89.     {
  90.       return base.firstName + " " + base.middleInitial + " " + base.lastName;
  91.     }
  92.   }
  93.  
  94.   public class Employee: Person, FullNameInterface
  95.   {
  96.     private string employeeId;
  97.     private string emailAddress;
  98.     private string title;
  99.     private string department;
  100.  
  101.     public Emplyee(): base()
  102.     {
  103.     }
  104.  
  105.     public override string FullName()
  106.     {
  107.       return base.firstName + " " + base.middleInitial + " " + base.lastName + "(" + this.title + ")";
  108.     }
  109.   }
  110. }

There you have it, in this article we learned how to use classes to extend, abstract, and interface your code to make smaller chunks re-usable and extensible.

History:
07/13/2007 11:44 AM
Added information denoting that structs are stored on the stack and classes are stored on the heap — hat tip to Ramjee.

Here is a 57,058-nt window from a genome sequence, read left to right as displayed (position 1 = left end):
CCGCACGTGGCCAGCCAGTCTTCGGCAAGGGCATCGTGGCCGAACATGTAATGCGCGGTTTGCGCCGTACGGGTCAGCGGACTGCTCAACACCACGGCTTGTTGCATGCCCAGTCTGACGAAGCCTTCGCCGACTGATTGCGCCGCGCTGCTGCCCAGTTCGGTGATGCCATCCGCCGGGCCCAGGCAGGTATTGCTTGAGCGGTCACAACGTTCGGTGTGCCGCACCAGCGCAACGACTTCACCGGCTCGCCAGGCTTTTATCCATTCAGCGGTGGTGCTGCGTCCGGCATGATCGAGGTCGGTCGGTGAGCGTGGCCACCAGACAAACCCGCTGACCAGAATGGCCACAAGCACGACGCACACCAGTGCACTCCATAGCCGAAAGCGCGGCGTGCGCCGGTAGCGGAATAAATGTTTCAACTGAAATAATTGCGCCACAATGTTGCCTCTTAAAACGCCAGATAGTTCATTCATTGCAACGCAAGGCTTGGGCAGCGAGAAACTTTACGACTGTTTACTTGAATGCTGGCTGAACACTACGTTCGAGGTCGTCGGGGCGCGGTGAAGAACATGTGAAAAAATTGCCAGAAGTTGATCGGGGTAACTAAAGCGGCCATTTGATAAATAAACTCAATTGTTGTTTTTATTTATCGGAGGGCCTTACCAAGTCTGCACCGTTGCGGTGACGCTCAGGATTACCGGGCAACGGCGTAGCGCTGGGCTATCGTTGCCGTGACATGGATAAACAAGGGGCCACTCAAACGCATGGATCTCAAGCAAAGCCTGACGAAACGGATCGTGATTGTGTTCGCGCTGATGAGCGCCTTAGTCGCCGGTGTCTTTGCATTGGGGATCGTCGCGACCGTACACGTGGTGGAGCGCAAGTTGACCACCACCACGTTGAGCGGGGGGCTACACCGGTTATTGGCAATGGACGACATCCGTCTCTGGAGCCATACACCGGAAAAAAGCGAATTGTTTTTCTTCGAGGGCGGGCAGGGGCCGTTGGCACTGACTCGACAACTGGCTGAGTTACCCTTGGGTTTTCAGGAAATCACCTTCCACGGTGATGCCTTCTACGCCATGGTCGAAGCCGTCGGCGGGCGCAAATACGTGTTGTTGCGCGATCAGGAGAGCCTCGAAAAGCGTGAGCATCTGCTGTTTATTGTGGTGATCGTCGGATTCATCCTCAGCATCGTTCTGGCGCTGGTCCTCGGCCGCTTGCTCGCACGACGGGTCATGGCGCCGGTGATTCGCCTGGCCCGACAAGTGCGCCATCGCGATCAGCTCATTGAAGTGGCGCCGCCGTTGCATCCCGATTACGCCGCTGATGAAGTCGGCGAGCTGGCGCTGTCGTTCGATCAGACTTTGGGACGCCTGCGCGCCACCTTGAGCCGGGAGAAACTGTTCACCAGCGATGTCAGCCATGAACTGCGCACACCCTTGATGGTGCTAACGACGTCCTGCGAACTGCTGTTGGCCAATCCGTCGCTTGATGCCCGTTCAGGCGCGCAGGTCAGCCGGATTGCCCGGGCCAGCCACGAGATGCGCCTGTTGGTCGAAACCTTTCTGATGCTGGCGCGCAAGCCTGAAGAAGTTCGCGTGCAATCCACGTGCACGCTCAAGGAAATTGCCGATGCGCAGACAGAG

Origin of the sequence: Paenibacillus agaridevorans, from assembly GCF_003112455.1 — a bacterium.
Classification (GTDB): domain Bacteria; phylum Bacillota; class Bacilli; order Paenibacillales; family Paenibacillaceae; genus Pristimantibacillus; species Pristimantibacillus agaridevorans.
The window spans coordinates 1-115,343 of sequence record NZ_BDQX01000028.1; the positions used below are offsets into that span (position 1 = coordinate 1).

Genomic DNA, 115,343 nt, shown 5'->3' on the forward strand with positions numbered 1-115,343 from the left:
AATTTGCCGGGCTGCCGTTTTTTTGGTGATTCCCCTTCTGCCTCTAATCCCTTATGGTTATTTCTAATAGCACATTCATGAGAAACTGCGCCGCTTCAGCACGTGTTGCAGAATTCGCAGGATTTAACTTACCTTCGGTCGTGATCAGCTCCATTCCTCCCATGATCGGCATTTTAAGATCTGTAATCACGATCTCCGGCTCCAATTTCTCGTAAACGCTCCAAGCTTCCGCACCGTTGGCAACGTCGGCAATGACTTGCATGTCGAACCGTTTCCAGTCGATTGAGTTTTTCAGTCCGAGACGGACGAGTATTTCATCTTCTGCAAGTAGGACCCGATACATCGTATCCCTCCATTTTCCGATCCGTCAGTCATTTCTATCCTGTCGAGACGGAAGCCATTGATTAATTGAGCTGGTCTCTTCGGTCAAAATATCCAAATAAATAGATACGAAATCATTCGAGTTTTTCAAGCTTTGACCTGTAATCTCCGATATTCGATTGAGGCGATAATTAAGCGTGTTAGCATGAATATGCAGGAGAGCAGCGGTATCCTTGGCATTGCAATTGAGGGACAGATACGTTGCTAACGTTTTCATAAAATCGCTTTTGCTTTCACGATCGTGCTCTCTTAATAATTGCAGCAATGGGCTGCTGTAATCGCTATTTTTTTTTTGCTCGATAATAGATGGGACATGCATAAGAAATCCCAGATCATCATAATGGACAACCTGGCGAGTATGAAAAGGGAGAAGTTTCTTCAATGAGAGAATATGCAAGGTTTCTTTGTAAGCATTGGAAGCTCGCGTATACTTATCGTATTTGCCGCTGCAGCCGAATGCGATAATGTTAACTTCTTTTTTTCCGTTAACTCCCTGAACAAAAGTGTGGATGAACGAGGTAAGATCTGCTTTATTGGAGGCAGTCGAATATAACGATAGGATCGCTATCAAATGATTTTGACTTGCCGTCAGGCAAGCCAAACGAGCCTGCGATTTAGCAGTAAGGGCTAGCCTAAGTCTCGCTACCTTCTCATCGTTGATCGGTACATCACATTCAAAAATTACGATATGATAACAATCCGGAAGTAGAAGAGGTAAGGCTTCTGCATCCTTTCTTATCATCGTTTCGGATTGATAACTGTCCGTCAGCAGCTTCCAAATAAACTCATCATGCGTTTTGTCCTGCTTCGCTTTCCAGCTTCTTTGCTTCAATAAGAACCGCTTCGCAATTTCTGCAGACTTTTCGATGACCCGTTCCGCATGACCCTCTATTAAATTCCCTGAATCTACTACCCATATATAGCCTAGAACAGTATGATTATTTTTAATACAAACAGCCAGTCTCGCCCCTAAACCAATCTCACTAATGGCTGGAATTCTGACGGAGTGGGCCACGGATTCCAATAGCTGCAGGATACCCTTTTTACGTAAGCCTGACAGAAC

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4 Responses to “Objects – Why You Should Care About Them”

1 Golgotha

PHP and C# examples!!!

So which is better :)
j/k let’s not go there…

2 Ramjee

J/K,
Very nice post putting down the differences of class/struct.

One thing that you possibly missed out on when to use class/struct is the memory consideration.
A struct is stored on the stack and is always passed by value
Where as a class is on the heap, and is passed by reference.

This difference influences the choice.!

What do you say?

3 cpradio

I complete agree Ramjee, that does make a difference, and I completely forgot to mention it. I will update the article shortly to include that.

4 Mohammad Samini

Thanks a lot.